The Connecticut Trust for Historic Preservation has taken notice of Connecticut College’s tremendous effort to transform its historic Steel House from a rusty eyesore into a useful building and model of sustainability.
The trust presented the Steel House and the College with an Award of Merit during an April 9 ceremony at the State Capitol building. Conservators of the preservation, as well as College officials, attended the ceremony in the Hall of Flags.
“It's an honor to be recognized by the Trust, which has high standards for preservation,” said Douglas Royalty, a preservation specialist who worked closely with College officials to lead the restoration effort. “Everyone at the College can be proud of the effort to preserve this unusual building for future generations.”
The Steel House renovation was an intricate process that transformed the dilapidated structure into a viable facility. Manufactured as a prefabricated house in 1933, the roughly 800-square-foot house was erected for Winslow Ames, founding director of New London’s Lyman Allyn Art Museum, which is adjacent to the College.
Connecticut College acquired the small home in 1949 and it served as faculty housing for more than 50 years. Before its renovation, the Steel House was last occupied in 2004, and after it became vacant, it fell into disrepair.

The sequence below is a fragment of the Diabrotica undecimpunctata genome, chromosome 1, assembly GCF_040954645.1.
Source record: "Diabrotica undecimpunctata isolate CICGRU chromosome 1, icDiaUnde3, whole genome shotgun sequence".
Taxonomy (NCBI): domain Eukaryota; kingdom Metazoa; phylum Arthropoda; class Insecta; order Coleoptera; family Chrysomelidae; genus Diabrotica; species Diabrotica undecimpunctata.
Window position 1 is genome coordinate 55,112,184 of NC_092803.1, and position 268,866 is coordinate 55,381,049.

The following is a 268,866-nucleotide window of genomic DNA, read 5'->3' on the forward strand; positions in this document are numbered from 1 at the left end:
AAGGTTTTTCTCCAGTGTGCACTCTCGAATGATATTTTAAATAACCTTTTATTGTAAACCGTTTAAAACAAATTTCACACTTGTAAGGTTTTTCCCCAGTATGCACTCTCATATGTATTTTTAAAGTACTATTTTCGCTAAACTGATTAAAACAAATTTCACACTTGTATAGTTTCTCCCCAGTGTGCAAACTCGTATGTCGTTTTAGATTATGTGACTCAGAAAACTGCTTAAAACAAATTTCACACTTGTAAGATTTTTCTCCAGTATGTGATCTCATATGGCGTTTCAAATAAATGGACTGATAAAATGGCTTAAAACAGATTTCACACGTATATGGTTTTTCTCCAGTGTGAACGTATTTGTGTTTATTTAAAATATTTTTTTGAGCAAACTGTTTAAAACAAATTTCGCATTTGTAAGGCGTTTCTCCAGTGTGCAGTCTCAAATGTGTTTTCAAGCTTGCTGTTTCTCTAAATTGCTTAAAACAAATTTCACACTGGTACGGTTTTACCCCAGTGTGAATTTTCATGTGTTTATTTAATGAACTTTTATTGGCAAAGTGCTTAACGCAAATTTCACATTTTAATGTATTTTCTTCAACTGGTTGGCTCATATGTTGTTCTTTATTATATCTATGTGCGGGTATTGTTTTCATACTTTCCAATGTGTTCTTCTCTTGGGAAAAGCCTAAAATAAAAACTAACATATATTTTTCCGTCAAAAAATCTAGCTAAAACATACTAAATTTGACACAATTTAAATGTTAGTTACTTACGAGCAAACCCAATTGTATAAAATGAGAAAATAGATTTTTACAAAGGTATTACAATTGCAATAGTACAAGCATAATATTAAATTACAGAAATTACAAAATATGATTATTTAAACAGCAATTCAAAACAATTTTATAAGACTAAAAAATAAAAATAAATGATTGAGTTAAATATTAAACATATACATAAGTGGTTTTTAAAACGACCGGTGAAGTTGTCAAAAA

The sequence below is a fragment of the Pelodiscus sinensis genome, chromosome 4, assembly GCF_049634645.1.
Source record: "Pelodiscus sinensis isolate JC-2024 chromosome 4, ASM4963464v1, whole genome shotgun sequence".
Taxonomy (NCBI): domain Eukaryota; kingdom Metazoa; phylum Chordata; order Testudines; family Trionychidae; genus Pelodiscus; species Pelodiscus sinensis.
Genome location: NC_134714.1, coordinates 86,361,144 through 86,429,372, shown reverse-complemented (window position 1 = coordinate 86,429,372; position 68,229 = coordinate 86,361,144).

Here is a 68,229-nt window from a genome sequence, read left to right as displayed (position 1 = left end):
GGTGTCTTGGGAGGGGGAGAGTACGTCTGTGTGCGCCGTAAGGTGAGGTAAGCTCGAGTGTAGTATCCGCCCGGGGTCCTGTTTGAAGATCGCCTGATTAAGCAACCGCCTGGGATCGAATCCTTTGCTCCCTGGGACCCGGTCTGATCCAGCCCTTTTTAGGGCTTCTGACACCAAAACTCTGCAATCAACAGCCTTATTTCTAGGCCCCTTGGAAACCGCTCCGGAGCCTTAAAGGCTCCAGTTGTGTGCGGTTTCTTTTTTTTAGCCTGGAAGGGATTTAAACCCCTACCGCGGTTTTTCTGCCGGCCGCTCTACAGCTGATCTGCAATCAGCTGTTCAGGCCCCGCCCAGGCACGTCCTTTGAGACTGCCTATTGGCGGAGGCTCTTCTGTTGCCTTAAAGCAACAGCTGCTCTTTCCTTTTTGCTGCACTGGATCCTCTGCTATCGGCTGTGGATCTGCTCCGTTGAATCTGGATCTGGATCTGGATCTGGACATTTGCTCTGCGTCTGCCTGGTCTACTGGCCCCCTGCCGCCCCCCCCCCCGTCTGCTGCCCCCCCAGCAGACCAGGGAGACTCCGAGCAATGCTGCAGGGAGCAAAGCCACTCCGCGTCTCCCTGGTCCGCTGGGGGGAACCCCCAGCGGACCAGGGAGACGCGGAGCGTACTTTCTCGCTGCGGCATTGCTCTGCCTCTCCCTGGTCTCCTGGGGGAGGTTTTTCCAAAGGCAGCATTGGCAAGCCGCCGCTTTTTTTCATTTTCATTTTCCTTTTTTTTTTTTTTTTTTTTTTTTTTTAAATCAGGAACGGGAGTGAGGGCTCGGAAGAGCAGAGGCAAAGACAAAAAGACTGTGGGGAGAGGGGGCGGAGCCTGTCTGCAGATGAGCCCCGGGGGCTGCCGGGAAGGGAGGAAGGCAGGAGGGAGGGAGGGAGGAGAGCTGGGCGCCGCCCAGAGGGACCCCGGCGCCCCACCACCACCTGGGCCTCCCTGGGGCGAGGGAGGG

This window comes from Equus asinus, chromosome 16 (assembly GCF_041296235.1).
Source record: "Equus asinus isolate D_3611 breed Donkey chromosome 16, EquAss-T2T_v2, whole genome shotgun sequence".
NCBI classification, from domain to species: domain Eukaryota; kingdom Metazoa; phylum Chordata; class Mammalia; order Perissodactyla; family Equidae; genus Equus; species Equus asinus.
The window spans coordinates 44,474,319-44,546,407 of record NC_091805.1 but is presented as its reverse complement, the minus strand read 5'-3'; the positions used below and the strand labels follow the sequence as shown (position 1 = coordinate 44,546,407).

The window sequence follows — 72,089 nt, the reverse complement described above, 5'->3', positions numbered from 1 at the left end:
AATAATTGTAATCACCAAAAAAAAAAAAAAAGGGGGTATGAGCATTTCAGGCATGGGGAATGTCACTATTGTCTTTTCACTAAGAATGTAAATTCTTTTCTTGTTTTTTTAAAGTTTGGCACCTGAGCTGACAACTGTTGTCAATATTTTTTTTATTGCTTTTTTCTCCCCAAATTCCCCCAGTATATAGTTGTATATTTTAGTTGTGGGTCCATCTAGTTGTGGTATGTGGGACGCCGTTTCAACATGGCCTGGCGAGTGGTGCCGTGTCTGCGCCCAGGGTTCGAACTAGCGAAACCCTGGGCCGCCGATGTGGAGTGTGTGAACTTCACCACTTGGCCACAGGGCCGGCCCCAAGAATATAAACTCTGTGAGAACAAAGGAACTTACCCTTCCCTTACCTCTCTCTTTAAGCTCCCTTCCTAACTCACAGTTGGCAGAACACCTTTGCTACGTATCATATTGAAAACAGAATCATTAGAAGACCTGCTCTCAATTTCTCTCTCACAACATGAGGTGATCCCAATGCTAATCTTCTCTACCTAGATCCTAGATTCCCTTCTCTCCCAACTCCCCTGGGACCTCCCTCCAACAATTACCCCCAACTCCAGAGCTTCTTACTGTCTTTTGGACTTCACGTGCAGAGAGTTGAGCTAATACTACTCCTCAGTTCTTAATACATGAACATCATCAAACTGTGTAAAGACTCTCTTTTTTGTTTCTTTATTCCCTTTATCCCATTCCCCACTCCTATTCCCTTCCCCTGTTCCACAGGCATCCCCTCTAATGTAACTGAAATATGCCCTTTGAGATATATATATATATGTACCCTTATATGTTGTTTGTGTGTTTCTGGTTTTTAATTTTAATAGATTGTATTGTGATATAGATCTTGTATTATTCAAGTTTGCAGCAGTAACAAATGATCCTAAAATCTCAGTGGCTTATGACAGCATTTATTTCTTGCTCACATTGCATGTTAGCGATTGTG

Restoration efforts began in 2011, when the Connecticut Department of Economic and Community Development (DECD) awarded the college a $101,500 grant for the project. This matched previous grants awarded, including $50,000 from the Dr. Scholl Foundation and a $50,000 grant from a family foundation. Additional funding included a grant from the Connecticut Trust for Historic Preservation and a gift to the College.
Philadelphia-based firm Millner & Carr, now called Materials Conservation Co., LLC, partnered with the College as the conservation company for the project. The firm spent weeks painstakingly dismantling the Steel House, then sent the parts to Philadelphia for thorough cleaning and restoration. In 2013, the house was reassembled on its former foundation at 130 Mohegan Avenue. It opened in 2013 as the College’s new Office of Sustainability.
"The tenacious advocacy, careful research and meticulous restoration of this unusual and significant building, culminating with its appropriate new use, all make an important contribution to the history and sense of place of Connecticut," said Christopher Wigren, deputy director of the Connecticut Trust for Historic Preservation.
The Steel House renovation project has been recognized previously. Earlier this year, New London Landmarks presented the College with one of the organization’s signature whale plaques for the Steel House’s restoration.